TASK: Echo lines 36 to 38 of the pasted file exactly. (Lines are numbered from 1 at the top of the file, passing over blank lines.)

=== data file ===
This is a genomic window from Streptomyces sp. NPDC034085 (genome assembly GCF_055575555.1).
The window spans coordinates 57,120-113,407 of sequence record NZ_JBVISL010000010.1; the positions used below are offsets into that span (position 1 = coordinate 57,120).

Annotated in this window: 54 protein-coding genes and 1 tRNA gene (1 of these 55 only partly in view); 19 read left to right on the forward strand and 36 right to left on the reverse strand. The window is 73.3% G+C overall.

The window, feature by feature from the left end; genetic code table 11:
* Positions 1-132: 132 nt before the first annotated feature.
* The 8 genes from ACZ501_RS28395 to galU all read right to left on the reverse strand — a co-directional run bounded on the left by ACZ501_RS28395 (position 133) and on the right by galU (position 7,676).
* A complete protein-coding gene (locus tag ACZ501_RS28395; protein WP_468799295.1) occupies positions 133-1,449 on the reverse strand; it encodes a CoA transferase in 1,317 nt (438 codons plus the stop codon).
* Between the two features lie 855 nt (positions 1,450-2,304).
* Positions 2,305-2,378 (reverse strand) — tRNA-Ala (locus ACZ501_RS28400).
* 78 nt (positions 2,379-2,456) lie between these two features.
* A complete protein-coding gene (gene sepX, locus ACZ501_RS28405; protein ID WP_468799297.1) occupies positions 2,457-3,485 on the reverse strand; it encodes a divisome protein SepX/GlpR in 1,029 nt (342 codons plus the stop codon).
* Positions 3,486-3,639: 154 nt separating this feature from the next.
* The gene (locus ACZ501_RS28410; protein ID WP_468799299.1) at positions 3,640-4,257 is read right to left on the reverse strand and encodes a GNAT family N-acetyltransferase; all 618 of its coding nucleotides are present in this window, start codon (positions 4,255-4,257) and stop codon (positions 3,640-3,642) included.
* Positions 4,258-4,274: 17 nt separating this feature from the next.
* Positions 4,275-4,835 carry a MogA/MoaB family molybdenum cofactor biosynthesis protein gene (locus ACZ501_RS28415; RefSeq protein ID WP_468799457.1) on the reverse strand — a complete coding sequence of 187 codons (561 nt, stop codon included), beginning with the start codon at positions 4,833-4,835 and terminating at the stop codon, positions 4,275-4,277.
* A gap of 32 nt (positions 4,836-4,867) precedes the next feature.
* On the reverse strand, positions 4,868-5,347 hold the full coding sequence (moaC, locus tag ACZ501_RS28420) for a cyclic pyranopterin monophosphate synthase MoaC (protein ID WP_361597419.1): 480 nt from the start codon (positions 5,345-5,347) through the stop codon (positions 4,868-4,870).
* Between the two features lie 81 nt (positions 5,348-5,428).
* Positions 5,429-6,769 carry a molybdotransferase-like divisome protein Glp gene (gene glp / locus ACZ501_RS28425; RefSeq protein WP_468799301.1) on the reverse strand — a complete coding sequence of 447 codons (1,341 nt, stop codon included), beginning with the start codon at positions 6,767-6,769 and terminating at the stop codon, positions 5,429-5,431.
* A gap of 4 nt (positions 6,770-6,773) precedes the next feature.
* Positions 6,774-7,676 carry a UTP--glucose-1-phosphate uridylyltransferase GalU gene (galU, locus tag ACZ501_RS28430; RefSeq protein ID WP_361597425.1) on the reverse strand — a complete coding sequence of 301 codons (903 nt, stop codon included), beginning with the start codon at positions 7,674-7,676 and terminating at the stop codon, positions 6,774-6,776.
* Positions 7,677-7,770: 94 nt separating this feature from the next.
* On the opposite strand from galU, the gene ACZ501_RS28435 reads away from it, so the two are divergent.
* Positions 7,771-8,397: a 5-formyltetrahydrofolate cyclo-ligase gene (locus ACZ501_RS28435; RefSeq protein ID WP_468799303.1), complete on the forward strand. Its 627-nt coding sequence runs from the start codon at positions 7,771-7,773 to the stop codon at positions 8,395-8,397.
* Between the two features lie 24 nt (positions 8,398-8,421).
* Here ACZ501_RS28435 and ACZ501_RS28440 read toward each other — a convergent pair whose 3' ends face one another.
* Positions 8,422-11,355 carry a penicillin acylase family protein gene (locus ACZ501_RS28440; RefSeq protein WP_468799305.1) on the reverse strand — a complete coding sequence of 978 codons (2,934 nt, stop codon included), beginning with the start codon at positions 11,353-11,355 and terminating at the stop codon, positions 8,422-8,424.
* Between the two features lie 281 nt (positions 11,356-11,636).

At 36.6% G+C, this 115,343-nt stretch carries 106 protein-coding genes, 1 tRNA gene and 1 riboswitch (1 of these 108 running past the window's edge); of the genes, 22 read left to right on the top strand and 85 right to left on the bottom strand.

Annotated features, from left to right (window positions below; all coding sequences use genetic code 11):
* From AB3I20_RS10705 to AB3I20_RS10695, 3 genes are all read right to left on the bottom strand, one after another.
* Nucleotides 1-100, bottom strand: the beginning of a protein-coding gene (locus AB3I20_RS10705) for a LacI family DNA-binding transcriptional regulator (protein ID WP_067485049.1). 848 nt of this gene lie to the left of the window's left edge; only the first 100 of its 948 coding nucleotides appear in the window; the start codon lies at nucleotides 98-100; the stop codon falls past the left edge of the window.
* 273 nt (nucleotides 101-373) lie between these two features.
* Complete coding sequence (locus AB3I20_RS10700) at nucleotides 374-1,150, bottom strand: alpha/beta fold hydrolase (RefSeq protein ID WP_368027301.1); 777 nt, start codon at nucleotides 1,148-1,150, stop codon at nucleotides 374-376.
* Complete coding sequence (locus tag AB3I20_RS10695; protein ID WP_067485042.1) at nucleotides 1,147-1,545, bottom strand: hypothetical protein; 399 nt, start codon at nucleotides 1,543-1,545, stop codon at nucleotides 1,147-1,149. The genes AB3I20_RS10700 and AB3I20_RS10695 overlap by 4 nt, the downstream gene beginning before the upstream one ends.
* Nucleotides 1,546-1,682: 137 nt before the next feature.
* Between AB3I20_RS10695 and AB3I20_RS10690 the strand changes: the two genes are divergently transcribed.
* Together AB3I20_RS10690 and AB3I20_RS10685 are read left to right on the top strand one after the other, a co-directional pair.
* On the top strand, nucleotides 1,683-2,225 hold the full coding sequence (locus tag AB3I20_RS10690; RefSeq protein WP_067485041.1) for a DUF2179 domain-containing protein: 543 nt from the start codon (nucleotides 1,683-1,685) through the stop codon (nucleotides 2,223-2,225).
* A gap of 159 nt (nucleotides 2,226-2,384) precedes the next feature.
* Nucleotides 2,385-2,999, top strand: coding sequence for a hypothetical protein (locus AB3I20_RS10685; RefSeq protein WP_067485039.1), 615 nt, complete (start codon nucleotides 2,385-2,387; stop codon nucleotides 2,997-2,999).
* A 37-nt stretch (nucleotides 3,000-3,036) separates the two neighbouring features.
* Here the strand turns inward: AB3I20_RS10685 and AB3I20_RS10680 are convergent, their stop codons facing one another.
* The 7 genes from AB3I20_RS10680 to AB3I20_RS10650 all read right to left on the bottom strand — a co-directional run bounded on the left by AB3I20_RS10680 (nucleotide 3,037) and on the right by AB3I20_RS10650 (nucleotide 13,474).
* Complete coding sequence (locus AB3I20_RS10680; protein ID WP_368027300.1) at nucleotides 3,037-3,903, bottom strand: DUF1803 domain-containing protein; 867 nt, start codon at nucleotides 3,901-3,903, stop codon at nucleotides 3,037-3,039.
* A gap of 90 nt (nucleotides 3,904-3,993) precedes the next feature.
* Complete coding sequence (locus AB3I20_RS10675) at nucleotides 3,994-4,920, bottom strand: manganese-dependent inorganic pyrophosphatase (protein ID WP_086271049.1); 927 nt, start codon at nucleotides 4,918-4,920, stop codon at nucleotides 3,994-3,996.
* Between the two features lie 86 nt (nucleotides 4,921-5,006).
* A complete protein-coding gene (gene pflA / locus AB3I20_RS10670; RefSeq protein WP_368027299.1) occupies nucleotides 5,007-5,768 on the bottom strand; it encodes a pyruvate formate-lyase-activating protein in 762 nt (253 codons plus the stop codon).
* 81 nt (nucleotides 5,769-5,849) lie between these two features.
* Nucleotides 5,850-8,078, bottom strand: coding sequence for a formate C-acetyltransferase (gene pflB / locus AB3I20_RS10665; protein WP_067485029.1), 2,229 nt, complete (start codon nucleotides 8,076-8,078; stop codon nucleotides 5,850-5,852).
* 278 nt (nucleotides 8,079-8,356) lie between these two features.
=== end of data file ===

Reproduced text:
* Nucleotides 1,546-1,682: 137 nt before the next feature.
* Between AB3I20_RS10695 and AB3I20_RS10690 the strand changes: the two genes are divergently transcribed.
* Together AB3I20_RS10690 and AB3I20_RS10685 are read left to right on the top strand one after the other, a co-directional pair.